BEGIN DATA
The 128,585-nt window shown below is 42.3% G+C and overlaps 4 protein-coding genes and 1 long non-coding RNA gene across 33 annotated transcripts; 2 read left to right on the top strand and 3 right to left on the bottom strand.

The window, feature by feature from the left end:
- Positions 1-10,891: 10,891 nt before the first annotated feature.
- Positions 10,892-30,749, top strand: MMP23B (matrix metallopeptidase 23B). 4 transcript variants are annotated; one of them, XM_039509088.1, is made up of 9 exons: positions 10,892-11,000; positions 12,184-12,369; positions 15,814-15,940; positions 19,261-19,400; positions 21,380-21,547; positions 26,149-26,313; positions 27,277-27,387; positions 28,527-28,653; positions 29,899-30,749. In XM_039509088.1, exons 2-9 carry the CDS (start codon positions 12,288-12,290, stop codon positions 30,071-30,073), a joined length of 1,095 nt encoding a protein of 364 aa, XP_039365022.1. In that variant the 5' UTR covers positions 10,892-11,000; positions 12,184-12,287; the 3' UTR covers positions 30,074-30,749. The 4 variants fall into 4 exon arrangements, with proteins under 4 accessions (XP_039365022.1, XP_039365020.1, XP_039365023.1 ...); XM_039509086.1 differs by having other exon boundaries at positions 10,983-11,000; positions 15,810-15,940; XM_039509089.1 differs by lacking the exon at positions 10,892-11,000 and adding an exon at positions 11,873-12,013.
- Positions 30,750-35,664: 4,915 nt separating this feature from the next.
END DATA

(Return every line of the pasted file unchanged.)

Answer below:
The 128,585-nt window shown below is 42.3% G+C and overlaps 4 protein-coding genes and 1 long non-coding RNA gene across 33 annotated transcripts; 2 read left to right on the top strand and 3 right to left on the bottom strand.

The window, feature by feature from the left end:
- Positions 1-10,891: 10,891 nt before the first annotated feature.
- Positions 10,892-30,749, top strand: MMP23B (matrix metallopeptidase 23B). 4 transcript variants are annotated; one of them, XM_039509088.1, is made up of 9 exons: positions 10,892-11,000; positions 12,184-12,369; positions 15,814-15,940; positions 19,261-19,400; positions 21,380-21,547; positions 26,149-26,313; positions 27,277-27,387; positions 28,527-28,653; positions 29,899-30,749. In XM_039509088.1, exons 2-9 carry the CDS (start codon positions 12,288-12,290, stop codon positions 30,071-30,073), a joined length of 1,095 nt encoding a protein of 364 aa, XP_039365022.1. In that variant the 5' UTR covers positions 10,892-11,000; positions 12,184-12,287; the 3' UTR covers positions 30,074-30,749. The 4 variants fall into 4 exon arrangements, with proteins under 4 accessions (XP_039365022.1, XP_039365020.1, XP_039365023.1 ...); XM_039509086.1 differs by having other exon boundaries at positions 10,983-11,000; positions 15,810-15,940; XM_039509089.1 differs by lacking the exon at positions 10,892-11,000 and adding an exon at positions 11,873-12,013.
- Positions 30,750-35,664: 4,915 nt separating this feature from the next.